Of course, dealing with all these problems IS the specialty of the expert documentary photographer whose job it is to bring home the best possible images under adverse conditions.

This underscores why there is a distinction between legitimate candid street work that takes a special set of skills. Versus street portraiture, that may understandably have its own set of skills, but should not be confused with true candid street work.

This is no different that saying just because one is a good studio photographer that are great at candid street work as well. One expertise does not guarantees success in the other genre and vice versa.

I would think the only people that push street portraiture as street photography are the ones that can’t shoot legitimate street candid’s. I’ve seen the so-called street photogs set up a camera on a tripod and shoot everyone that walks by with a remote while they hide in the corner…too scared to be upfront.

Other wannabes talk about shooting video for street work and extracting a single image out of 72,000 frames. And we have the tele pros, shooting from blocks away with high magnification. All of this smacks of no-skills street photography.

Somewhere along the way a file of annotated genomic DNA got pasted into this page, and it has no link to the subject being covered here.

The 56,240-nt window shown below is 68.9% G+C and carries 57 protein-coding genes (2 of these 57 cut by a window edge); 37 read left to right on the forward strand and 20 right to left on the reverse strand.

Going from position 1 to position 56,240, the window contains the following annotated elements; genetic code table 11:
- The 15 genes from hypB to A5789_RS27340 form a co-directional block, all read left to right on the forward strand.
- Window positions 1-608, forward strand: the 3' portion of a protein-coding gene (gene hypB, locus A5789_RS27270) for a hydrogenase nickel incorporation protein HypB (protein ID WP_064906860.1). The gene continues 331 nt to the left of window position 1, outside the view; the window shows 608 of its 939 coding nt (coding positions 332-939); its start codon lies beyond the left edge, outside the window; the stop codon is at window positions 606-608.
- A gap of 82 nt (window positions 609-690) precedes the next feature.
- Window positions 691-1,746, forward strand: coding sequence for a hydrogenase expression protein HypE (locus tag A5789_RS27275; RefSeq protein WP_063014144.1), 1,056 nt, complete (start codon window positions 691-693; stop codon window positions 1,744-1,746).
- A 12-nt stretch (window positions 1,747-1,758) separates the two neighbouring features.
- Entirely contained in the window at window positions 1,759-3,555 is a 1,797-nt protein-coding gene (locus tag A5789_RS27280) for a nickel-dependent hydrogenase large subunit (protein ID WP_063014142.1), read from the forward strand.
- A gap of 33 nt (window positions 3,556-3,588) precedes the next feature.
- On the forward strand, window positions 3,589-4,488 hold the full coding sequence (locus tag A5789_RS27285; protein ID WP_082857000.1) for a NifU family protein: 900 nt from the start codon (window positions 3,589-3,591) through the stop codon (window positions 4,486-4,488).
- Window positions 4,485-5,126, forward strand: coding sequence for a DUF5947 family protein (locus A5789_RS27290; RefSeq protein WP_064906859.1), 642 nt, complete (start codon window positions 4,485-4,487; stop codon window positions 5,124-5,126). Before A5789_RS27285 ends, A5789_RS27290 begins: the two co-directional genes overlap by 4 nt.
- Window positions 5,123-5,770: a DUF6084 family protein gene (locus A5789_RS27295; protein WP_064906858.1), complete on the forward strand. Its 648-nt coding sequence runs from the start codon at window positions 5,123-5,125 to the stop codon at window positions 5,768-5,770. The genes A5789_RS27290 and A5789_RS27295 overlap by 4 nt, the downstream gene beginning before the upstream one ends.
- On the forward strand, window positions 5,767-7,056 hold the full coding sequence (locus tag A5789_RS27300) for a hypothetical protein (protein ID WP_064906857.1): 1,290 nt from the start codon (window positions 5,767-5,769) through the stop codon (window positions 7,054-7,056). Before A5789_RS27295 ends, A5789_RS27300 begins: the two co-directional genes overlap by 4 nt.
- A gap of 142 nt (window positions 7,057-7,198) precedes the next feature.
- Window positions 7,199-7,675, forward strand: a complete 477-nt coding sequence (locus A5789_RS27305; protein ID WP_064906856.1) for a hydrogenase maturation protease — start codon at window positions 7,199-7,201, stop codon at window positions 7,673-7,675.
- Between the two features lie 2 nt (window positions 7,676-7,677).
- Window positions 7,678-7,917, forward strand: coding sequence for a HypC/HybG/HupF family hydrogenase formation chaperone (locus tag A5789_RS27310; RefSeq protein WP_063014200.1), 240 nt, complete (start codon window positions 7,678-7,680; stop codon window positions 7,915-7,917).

Sometimes the photog can squeak by if they keep their mouth shut. I used to think Erwitt’s shot was a nice candid grab as he walked by. Instead it borders on a studio shot.

In Magnum’s book Magnum Contact Sheets they talk of a photog that shot fifty rolls of film on a subject and didn’t have 1 good keeper in the lot of 50 rolls. I’m the other way around. I tend to undershoot a subject taking 1 – 3 shots on average.

Cornered Copyright 1973 Daniel D. Teoli Jr.

Street portraiture. This was shot in an alley. It was not inside. You would never know unless I told you.

Bikers' Mardi Gras Copyright 2014 Daniel D. Teoli Jr. mr

Street portraiture

9 De Wallen Artists' Book Copyright Daniel D. Teoli Jr. mr.

Street photography…or is it a landscaper shot? It does have candid people in it.

You can see that people can argue all sort of things to prove their point. Photogs can be a pretentious bunch. They will try and talk great photography, but the proof of the pudding is in the eating. In the end, the photogs body of works sums them up, not their mouth.

On Leave copyright 1973 Daniel D. Teoli Jr. mr

Street portraiture

Selection from 'Bikers' Mardi Gras' artists' book by Daniel D. Teoli Jr.

Selection from 'Bikers' Mardi Gras' artists' book by Daniel D. Teoli Jr.

Street photography

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Street photography